Jason Grilli Highlights Elite Pittsburgh Pirates Bullpen In Series Win Over Atlanta Braves

By Thom Tsang
Charles LeClaire-USA TODAY Sports

There might not be a whole lot of folks in the baseball world paying close attention yet, but the Pittsburgh Pirates sure are making a whole lot of noise in the NL Central these days after getting off to a 1-5 start.

So, their sweep of the Cincinnati Reds last weekend didn’t quite do the trick for you? Well, how about taking three of four from the big, bad Atlanta Braves over this weekend? The Bucs accomplished just that on Sunday, moving to 10-8 on the season with a 4-2 win — and a half game back from the division lead for the time being.

How have they done it? By following the blueprint set forth by the surprising 2012 Baltimore Orioles. In other words: with an elite bullpen.

Yes, I’m using the word elite there, and more than rightfully so. The Pirates don’t exactly have a whole lot of elements on the team that screams the word at you, but this is a team that’s earned six out of their last nine wins with the score differential being under two, and it’s been their relief corp and their league leading .176 BAA and sixth-ranked 2.23 ERA that’s leading the way.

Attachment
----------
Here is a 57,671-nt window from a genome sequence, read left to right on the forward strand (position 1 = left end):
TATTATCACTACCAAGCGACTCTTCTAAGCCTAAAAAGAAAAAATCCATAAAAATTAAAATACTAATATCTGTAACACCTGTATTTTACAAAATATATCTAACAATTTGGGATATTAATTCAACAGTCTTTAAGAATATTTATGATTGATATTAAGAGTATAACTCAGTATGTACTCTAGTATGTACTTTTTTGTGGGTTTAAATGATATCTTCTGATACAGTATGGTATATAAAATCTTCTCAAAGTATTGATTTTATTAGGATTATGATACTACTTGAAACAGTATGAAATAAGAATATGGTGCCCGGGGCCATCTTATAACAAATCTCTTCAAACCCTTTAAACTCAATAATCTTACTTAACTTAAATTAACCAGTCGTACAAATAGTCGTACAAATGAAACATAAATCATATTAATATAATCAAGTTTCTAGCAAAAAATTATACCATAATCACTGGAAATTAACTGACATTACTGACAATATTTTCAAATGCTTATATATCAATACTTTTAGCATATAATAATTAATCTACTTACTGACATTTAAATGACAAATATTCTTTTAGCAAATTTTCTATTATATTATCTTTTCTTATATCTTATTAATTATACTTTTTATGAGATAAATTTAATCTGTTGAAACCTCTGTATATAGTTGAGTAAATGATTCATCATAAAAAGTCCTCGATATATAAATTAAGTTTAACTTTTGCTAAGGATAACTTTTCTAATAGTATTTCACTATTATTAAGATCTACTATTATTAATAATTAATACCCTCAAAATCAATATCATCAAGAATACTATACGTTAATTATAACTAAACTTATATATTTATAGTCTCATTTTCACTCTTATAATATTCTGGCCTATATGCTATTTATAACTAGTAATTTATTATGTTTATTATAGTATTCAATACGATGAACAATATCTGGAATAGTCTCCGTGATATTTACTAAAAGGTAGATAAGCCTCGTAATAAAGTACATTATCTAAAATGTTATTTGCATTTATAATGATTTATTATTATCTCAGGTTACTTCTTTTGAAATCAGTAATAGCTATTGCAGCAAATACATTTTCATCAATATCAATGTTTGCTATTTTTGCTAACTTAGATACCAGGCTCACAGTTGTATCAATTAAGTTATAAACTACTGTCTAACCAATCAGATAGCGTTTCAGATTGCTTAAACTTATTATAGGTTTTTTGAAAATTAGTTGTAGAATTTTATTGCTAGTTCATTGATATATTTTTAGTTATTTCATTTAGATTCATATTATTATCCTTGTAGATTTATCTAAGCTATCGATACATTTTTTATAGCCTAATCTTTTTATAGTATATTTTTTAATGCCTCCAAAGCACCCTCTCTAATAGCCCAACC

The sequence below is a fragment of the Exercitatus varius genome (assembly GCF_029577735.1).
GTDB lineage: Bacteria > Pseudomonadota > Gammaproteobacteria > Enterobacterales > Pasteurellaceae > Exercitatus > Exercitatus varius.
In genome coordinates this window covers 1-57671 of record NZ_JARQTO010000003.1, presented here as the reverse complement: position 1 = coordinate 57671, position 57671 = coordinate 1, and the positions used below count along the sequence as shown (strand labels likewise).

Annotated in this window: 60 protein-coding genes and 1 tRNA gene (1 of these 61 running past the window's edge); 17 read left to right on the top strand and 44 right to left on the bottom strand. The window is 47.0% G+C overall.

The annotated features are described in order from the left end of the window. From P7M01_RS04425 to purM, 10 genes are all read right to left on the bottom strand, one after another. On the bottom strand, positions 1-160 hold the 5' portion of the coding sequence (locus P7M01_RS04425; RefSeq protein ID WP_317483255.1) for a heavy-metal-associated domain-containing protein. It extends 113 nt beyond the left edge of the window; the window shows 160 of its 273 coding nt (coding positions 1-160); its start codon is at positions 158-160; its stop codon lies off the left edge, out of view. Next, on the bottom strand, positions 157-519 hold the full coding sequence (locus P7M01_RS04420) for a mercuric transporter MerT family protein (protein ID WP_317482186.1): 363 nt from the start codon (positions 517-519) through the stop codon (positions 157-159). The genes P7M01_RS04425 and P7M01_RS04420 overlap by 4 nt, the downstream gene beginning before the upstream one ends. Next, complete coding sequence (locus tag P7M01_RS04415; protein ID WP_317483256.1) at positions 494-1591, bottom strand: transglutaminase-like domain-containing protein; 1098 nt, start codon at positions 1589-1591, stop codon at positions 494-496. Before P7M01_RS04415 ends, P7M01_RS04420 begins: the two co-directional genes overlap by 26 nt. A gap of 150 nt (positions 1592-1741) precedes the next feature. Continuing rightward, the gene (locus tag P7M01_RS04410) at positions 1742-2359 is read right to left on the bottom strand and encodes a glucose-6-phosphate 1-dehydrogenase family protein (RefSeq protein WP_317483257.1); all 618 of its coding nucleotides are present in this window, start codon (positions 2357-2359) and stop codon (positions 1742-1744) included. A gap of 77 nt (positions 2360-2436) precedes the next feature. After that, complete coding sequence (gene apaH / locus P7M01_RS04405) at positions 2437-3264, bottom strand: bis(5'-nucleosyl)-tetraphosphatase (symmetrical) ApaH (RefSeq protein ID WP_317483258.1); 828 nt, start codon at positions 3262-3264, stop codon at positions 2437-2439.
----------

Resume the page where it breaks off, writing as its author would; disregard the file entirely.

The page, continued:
More precisely, it’s been new closer Jason Grilli that’s been the key.

The 36-year old veteran has taken over ex-Pirates ninth-inning man Joel Hanrahan‘s job beautifully, converting all seven of his save opportunities successfully, including Sunday’s one-walk. two strikeout handshake earned against the Braves, his second in as many days.

Not only has Grilli not allowed a run over his nine appearances to date in 2013, he’s doing so with plenty of style points, striking out at least one batter in all but out of his outings (good for an elite 14.63 K/9), with five of those appearances being of the sparkly-clean variety.

Combined with a Bucs offense that’s actually fourth in the bigs over the last seven days (37 runs) heading into Sunday, that kind of stability in the back-end of the bullpen is making this team awfully difficult to beat, and increasingly difficult to overlook — just ask the high-powered Braves.

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